Information via images is an international tool allowing us to recognise a toilet sign, or a road crossing, because we process and respond to visual data, such as images, illustrations, graphics and etc., better than all other information. Illustrations growing up told us a story that words cannot show, making it an underrated form of art that plays a key aspect in countless children’s cognitive development.
Whether through a feeling, a political statement, or a story, the combination of art and words clarify and explain complex ideas. Illustrations, although widely under-appreciated, are powerful tools that can be specialised to target specific audiences in different contexts. Due to human nature, images, and visual communication makes up 90% of information transmitted to the brain.
When it comes to illustration, there are different contexts for using them: knowledge, persuasion, identity, fiction, commentary and humour. Illustrations are important because they give words a sense of personality, it can take a simple concept, and communicate it in many different ways, whether it is friendly, educational, charming, funny, illustrations speak volumes.
A noteworthy woman in the history of illustration is German science educator and revolutionary graphic designer Marie Neurath. From the 1940s to the 1970s, a time when society expected women to stay at home and raise children, Neurath led a team of artists, writers, and researchers to create over 80 illustrated children’s books, mostly about science education. Neurath was dedicated to educating children, taking complex science and transforming it into child-friendly, engaging infographics, illustrations, diagrams.
On July 19th, House of Illustration will open an exhibition dedicated to Neurath’s revolutionary illustrations and books that changed children’s learning. The exhibition will display original drawings and designs for The Wonder World of Land and Water, and also show case digitalised film strips created by the Isotype Institute. Neurath’s colour books were all made at an Isotype institute, where isotype was used to visually communicate different subjects, particularly science education for children. Isotype is an international system of typographic picture education, which was a method that included assembling, configuring and disseminating information and statistics through pictorial means. It is also a method of exhibiting technological, social, educational, biological and historical connections in the form of a picture. Taking basic elements, which are the pictograms that are easy-to-identify pictures of people or things, that are designed to function as repeatable units, and help communicate complex science education clearly and vividly.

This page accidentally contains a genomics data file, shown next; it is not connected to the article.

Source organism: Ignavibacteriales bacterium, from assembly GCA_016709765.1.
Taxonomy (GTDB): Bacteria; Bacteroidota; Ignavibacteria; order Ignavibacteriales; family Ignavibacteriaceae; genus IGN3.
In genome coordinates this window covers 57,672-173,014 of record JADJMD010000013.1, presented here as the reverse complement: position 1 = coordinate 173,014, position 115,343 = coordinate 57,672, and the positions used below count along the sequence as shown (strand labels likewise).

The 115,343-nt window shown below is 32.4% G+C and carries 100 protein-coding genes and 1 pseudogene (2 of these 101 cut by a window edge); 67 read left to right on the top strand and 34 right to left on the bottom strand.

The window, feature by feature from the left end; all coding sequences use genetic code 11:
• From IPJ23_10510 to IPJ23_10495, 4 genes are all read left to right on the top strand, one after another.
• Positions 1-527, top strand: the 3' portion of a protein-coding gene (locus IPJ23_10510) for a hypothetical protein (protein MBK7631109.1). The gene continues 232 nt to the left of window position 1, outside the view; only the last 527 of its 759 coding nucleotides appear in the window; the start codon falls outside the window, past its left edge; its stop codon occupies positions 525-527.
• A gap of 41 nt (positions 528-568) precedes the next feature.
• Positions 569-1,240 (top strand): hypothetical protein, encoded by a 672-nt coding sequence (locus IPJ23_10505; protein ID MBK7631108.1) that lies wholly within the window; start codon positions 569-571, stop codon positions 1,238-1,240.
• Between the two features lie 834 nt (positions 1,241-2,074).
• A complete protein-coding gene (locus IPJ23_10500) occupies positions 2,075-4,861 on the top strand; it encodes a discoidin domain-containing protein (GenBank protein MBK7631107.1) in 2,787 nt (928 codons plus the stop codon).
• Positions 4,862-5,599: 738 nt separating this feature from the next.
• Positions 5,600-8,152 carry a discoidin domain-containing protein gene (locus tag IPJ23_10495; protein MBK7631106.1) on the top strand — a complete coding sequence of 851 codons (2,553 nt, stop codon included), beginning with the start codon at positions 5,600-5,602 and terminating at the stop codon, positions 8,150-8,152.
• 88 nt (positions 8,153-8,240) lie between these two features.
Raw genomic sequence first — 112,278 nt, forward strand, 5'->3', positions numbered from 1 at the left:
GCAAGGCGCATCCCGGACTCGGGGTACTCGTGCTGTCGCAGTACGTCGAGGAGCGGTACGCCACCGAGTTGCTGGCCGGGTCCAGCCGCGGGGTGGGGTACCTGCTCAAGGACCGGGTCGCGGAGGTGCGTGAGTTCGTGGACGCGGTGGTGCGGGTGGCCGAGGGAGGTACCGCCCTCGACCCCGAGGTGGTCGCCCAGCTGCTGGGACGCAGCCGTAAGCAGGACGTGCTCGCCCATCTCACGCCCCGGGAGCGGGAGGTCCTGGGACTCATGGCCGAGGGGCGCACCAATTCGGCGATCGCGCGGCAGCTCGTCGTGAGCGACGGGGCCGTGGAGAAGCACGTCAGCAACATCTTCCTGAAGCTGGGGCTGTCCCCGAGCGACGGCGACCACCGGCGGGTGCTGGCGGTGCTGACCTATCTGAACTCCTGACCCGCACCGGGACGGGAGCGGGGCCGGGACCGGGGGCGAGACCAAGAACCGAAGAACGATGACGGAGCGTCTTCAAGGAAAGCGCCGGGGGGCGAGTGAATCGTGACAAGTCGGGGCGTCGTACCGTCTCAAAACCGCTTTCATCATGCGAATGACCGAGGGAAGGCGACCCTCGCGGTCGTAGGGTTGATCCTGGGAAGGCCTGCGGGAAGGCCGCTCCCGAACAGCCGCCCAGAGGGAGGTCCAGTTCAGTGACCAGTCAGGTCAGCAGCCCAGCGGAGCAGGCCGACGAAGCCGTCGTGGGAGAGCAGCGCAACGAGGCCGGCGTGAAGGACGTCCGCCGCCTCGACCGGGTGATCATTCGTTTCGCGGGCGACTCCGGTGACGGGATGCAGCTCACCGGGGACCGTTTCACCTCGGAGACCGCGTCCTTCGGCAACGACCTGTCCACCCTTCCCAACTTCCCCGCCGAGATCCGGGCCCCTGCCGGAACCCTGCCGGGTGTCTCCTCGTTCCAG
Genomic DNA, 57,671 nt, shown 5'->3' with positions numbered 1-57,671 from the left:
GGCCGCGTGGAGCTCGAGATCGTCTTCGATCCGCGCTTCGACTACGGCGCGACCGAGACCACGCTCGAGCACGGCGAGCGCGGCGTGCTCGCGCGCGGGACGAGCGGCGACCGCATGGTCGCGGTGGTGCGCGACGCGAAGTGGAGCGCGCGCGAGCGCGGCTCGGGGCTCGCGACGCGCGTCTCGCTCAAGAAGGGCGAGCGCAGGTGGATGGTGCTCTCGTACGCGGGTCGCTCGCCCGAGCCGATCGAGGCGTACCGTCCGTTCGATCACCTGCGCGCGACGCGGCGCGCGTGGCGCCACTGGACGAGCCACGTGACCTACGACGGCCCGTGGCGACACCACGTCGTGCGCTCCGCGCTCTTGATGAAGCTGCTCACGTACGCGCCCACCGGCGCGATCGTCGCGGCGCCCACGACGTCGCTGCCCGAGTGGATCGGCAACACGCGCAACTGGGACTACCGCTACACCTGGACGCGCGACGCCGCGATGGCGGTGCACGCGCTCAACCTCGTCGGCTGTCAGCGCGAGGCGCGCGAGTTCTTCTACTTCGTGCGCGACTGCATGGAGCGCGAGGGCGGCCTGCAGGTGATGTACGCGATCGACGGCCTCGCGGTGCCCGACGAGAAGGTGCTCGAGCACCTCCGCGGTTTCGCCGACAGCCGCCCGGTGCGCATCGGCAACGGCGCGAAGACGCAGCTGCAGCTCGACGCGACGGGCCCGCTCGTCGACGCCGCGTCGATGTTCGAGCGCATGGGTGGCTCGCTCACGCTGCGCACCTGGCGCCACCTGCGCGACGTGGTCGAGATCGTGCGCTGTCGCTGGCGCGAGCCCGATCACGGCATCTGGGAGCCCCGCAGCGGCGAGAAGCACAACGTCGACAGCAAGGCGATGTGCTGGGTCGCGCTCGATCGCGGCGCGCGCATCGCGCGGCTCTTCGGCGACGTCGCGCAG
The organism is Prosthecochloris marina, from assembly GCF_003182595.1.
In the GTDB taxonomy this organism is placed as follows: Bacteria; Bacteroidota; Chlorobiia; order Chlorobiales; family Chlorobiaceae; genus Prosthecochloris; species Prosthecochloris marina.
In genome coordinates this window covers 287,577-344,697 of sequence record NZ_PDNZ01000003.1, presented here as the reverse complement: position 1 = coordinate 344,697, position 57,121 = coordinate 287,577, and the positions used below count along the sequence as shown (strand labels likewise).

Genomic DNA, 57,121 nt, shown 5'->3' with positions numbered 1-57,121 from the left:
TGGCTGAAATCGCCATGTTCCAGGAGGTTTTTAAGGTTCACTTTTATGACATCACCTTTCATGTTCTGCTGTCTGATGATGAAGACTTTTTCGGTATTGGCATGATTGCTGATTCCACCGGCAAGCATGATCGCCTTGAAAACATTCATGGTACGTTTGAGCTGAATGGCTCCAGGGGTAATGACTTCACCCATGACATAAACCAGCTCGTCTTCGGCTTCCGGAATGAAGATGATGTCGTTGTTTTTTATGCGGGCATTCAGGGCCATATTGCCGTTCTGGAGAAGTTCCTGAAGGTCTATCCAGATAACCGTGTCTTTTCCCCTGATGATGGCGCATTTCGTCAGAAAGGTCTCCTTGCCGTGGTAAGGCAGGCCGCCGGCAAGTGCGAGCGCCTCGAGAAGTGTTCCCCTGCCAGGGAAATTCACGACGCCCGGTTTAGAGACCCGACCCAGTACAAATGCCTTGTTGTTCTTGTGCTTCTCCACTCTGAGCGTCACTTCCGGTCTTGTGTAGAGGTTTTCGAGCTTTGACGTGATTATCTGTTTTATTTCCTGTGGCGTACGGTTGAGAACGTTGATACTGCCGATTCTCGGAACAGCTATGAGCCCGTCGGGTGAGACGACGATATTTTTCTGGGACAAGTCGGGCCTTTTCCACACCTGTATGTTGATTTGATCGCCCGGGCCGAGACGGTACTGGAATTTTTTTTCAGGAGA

The London-based writer, designer and creative director David McCandless explains in his best-selling book, “Information is Beautiful” that we can take statistics, numbers, facts and turn them into easily comprehended infographics and illustrations, that have a clear message. McCandless shows readers how combining the power of the mind with the power of visual aid enhances our understanding of complex data. McCandles transforms data into illustrations and visual communication across numerous subjects, such as drugs, evolution of computers, global spending, DNA, coffee, religion and numerous other topics as well.
Whether its educating children on complex science topics, or you want to learn how to present information beautifully, illustrations are a bigger part of our lives than we thought. Images stimulate our senses, and encourages different emotional responses, making illustration a powerful tool for engaging a reader. Artists such as Marie Neurath and David McCandless are clear representations of people who surrounded and depended a big part of their career on the power of illustration. In conclusion, regardless of the topic or the time period, the script of your storyline is significant, but if used to one’s advantage, illustrations can become the glue and foundation that captures and maintains the reader’s attention.